Studying the Hepatitis C Virus-Induced Epigenetic Signature After Cure with Direct-Acting Antivirals
Hepatitis C virus (HCV) is the leading cause of hepatocellular carcinoma (HCC). While direct-acting antiviral (DAA) therapy efficiently eradicates HCV infection, epidemiological studies show that sustained virological response (SVR) following anti-HCV treatment reduces, but does not eliminate, the risk for HCC. We have recently demonstrated that HCV infection induces genome-wide epigenetic changes that reprogram host gene expression and persist as “epigenetic signature” following virus eradication by DAAs. We suggest that this epigenetic signature underlie the residual risk for HCC post-SVR. Here, we provide a methodology to study the HCV-induced epigenetic signature. We describe a ChIP-seq protocol to evaluate changes in epigenome profile following HCV infection, its cure with DAA, and after treatment with epigenetic modifier inhibitor. We also describe evaluation of changes in the gene expression profile using RNA-seq. The integration between detected alterations in epigenetic marks and gene expression allows for identification of biological processes that are involved in HCV-driven oncogenesis before and after cure.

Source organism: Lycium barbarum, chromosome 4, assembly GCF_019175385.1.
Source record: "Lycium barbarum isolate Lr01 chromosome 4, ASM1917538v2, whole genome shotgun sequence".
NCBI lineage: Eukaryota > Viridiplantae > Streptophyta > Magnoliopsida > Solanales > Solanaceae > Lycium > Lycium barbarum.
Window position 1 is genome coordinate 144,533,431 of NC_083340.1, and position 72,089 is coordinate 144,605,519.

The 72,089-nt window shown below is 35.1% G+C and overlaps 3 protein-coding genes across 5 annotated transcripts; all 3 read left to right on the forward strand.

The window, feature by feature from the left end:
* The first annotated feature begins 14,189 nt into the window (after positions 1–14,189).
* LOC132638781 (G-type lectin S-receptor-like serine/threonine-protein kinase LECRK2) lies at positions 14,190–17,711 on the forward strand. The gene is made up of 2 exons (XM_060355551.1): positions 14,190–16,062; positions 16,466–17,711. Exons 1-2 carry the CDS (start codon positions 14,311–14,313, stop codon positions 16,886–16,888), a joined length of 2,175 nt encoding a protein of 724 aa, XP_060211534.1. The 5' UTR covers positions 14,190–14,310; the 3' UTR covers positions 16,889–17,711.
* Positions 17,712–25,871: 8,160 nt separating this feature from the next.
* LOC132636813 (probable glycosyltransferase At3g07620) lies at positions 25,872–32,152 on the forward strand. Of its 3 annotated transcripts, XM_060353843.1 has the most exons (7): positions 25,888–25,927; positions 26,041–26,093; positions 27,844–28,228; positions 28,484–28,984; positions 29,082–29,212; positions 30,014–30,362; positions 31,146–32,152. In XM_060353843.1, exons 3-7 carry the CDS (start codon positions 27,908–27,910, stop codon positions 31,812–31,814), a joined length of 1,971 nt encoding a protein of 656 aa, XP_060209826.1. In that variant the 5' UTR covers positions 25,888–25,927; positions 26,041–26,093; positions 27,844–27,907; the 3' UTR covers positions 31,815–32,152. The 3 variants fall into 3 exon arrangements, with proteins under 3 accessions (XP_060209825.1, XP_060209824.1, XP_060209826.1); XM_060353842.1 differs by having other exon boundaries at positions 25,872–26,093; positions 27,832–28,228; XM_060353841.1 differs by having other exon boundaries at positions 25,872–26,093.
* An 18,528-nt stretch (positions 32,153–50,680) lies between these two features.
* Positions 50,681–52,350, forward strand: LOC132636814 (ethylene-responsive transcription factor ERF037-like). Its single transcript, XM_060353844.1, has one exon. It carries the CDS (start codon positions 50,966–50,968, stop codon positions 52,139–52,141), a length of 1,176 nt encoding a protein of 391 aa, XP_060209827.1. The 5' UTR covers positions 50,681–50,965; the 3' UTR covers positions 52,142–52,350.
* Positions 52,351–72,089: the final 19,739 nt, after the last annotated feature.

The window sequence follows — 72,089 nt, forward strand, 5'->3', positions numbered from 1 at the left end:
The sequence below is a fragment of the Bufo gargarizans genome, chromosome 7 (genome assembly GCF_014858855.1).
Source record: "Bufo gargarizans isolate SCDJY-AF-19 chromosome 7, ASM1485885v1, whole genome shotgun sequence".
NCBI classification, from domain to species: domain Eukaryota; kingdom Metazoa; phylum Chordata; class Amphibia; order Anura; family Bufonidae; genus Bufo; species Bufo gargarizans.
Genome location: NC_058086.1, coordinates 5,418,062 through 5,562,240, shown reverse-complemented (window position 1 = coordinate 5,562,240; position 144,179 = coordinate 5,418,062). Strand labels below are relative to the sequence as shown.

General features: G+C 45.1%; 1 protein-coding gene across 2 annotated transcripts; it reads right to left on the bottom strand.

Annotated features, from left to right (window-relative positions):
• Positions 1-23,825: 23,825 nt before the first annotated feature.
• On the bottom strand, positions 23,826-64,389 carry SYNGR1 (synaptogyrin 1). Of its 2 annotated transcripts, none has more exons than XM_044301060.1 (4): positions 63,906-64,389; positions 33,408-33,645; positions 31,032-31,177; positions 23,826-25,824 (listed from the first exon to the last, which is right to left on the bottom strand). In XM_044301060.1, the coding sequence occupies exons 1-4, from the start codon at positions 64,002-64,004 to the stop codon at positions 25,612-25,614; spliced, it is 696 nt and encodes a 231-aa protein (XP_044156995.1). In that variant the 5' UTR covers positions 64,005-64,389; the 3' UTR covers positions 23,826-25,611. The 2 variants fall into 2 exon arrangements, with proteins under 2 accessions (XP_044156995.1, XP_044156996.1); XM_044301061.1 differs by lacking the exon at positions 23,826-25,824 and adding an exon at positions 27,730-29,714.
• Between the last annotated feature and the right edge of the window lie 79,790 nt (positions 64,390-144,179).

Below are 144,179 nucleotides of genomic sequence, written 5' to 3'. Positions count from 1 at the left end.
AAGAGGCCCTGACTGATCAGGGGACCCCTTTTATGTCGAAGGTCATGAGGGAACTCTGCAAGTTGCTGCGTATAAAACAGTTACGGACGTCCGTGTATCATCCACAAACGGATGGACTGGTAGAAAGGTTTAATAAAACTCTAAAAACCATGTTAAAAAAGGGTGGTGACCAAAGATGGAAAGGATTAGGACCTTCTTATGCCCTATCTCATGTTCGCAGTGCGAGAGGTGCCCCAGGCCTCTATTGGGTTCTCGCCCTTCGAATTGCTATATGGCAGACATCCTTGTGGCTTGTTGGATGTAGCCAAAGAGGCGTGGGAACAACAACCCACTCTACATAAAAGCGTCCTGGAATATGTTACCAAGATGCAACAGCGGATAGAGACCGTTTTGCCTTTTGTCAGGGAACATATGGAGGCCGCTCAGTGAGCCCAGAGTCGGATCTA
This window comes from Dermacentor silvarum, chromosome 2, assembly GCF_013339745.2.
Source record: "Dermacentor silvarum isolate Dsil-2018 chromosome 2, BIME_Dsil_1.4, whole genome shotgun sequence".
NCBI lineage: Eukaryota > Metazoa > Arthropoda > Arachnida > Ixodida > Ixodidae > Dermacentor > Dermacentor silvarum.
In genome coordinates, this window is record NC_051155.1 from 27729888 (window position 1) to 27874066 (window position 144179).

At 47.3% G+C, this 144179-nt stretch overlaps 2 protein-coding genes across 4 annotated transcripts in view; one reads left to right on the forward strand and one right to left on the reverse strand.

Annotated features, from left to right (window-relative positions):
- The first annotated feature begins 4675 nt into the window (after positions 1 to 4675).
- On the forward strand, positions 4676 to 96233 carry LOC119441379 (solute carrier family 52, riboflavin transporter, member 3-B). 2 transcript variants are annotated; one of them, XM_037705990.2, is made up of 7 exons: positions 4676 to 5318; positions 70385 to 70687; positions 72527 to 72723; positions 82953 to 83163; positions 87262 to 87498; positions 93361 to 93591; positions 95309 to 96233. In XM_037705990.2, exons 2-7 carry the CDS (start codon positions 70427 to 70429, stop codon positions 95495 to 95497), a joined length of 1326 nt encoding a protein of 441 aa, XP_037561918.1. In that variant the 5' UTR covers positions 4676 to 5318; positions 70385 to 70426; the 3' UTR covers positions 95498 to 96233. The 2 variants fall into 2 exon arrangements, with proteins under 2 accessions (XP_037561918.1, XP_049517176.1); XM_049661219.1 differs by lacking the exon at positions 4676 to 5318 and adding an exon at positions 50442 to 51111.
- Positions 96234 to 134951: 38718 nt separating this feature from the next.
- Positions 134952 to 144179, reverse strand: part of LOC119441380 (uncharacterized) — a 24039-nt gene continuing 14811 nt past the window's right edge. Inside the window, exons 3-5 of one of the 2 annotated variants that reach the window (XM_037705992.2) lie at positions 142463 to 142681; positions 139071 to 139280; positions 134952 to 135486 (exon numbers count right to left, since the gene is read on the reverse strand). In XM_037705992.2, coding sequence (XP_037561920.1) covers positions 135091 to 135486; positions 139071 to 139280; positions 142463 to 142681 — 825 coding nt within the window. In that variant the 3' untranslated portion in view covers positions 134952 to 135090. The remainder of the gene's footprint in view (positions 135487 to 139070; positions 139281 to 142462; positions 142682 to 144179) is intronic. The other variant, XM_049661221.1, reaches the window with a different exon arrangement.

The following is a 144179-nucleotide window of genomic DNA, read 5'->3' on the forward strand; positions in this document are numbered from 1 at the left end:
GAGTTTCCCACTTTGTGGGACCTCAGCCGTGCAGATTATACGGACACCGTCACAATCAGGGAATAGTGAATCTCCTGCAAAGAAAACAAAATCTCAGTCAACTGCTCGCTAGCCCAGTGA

Key wordsHepatocellular carcinoma (HCC) Epigenetics signature Direct-acting antivirals (DAAs) Epigenetic drugs
The authors acknowledge grant support from the Leona M. and Harry B. Helmsley Charitable Trust Grant #2012PG-ISL013 and Israel Cancer Association #20160120. The authors thank Prof. Izhak Haviv (Bar-Ilan University), Prof. Assam El-Osta (Monash University), and Dr. Antony Kaspi (Monash University) for their insight and helpful discussions.
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